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Minneapolis, Minnesota 55417


The purpose of this study is to determine whether motivational enhancement therapy (MET) reduces alcohol use in a population of HCV-infected veterans who are currently drinking alcohol and have alcohol disorders. We hypothesize that veterans with HCV, an alcohol use disorder and continued excessive alcohol use who receive MET will have a greater reduction in the number of standard alcohol drinks per week and a greater percentage of days abstinent than veterans who receive health education control intervention.

Study summary:

BACKGROUND: Recent studies suggest the presence of hepatitis C virus (HCV) among veterans treated within the Veterans Affairs Medical Center is 3 to 4 times more common than among the general population and approximately 50 to 60% of the patients are at risk for progression to end-stage liver disease. Alcohol use substantially increases the rate of liver disease progression. Alcohol treatment based on motivational principles has been found to be effective in alcohol treatment seeking individuals with low levels of psychiatric comorbidity. Effective treatments for alcohol use have not been studied in patients chronically infected with HCV, individuals who typically do not seek separate specialty care for alcohol problems. The primary purpose of this study is to determine the efficacy of motivational enhancement therapy (MET) in reducing alcohol use in a population of HCV-infected veterans who are currently drinking alcohol and have alcohol disorders. Secondarily this study is designed to determine whether changes in motivation predict changes in alcohol use; determine whether MET effects non-alcohol related behavior such as adherence to clinic appointments and the effects of a reduction in alcohol use on biomarkers of alcohol use and HCV viral load. METHODS: Two sites of the national VA Hepatitis C Resource Center, including Minneapolis and Portland will enroll 136 men, women, and minority veterans who are HCV positive, have an alcohol use disorder and are currently drinking. Participants will be recruited from the hepatitis clinics at each site after they have received two sessions of care from hepatitis clinicians. Subjects will be eligible for enrollment in the study if they are drinking at least 7 drinks per week over the preceding 2-weeks. Participants will be randomly assigned to one of two groups: a 4-week session MET or a 4 session health education control intervention. Follow-up data will be collected at 3 and 6 month interviews by a blinded interviewer assessing current alcohol use. Secondary outcomes including stage of change, data regarding enrollment and attendance in separate substance abuse treatment or self-help programs (Alcoholics Anonymous) will be collected from participants' medical record. HCV viral titers will be obtained at baseline and 6-months. Percent CDT and ethyl glucuronide will be measured to confirm self-reported alcohol use at each study visit. The primary outcome (efficacy of MET in reducing alcohol use) data will be analyzed using mixed effect models if the data are normally distributed and generalized estimated equations if the data are non-normally distributed. CLINICAL RELEVANCE: This study focuses on a current VHA priority: treatment of veterans with HCV. Alcohol use on this population is a major risk factor for progression of liver disease. We anticipate that the MET proposed in this study will result in a slowing of the progression of liver disease, improvement in physical health, and a reduction in long-term service utilization and mortality rates. POTENTIAL IMPACT ON VETERANS HEALTH CARE: Effectively addressing alcohol use disorders in a hepatitis clinic will contribute to a new standard of care for HCV patients within VA. MET is a relatively brief, easily adaptable intervention that if effective is likely to improve access to alcohol treatment, acceptance by patients and improve clinical efficiency. In addition, reducing or eliminating alcohol use in this population has the potential to alter the course of liver disease progression, reducing the rates of cirrhosis, hepatocellular carcinoma and the need for liver transplantation.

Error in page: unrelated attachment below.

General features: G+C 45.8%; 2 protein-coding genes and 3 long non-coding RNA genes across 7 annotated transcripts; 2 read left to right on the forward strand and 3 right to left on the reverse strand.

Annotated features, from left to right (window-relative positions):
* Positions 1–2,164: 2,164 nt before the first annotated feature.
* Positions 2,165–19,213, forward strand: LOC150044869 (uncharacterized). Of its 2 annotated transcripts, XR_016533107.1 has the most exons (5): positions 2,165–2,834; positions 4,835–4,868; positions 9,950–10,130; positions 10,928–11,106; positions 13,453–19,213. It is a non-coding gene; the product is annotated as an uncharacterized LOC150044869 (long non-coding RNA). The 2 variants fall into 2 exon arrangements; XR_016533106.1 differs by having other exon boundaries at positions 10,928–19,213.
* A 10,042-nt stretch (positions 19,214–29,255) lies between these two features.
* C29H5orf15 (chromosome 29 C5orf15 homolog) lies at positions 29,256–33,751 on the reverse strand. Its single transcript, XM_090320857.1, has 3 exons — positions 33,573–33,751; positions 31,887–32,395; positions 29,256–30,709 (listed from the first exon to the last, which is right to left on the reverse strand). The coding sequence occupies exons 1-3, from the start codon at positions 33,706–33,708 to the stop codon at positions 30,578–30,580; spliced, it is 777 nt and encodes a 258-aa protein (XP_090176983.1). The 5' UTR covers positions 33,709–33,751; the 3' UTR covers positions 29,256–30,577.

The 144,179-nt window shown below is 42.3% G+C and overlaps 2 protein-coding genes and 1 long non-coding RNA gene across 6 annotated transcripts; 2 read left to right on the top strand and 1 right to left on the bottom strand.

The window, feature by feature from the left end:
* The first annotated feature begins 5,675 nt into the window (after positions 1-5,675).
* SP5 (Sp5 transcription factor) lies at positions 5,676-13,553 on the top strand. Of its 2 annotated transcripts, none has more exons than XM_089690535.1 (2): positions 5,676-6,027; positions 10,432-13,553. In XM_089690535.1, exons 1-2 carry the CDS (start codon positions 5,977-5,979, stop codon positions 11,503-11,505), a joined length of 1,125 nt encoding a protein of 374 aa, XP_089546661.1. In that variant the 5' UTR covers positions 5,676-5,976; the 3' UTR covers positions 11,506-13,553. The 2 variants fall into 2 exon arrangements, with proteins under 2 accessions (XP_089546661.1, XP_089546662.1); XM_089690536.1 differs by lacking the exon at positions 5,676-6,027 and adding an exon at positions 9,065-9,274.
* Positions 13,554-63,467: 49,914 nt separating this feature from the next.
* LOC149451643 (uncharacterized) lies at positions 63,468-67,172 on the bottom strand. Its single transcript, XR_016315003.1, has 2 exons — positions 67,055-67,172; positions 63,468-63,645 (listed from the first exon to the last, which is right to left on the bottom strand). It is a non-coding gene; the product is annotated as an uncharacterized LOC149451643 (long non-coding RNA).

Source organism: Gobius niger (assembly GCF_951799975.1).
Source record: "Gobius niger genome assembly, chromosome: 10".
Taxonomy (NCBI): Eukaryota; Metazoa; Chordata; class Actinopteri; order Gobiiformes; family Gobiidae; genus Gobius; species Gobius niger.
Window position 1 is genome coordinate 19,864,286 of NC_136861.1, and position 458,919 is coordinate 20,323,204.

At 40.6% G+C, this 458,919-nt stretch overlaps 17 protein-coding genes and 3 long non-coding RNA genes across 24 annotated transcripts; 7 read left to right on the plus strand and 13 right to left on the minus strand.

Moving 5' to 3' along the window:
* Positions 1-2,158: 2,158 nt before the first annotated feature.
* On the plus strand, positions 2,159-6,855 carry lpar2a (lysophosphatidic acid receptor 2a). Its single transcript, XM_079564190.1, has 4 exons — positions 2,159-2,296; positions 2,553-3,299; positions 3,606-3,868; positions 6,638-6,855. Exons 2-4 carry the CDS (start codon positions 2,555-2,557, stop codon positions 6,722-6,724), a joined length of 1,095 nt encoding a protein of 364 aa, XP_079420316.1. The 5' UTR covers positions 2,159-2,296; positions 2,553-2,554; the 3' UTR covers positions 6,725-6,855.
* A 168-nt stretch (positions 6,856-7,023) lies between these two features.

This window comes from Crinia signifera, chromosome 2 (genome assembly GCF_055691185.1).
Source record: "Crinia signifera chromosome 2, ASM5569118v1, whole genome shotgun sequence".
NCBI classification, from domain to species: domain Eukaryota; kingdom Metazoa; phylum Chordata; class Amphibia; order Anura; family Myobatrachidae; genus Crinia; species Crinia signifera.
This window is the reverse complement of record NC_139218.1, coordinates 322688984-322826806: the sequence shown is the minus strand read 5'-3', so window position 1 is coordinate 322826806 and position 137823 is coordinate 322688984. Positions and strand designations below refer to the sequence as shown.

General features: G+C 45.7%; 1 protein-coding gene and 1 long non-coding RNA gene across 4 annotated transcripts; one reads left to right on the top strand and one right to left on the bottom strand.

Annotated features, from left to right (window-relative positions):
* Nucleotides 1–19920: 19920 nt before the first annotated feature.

Inclusion Criteria: - Male or Female age 18 or older - Serum antibody and polymerase chain reaction positive for hepatitis C - Drinking greater than 7 drinks for each of the proceeding 2 weeks or one day heavy drinking day per week for 2 week (heavy drinking day:>4 drinks in one day) - Diagnosed with alcohol abuse or dependence Exclusion Criteria: - Diagnosis of cocaine, methamphetamine or opioid dependence within the past 6 months - Unable to attend clinic appointments - Any known pre-existing medical conditions that could interfere with participation in the protocol, such as: CNS trauma, known cognitive impairment, dementia, encephalopathy from liver disease, acute psychiatric instability, such as significant psychosis, mania, or elevated risk for suicide



Primary Contact:

Principal Investigator
Eric W. Dieperink, MD
Minneapolis VA Health Care System

Backup Contact:


Location Contact:

Minneapolis, Minnesota 55417
United States

There is no listed contact information for this specific location.

Site Status: N/A

Data Source: ClinicalTrials.gov

Date Processed: August 31, 2019

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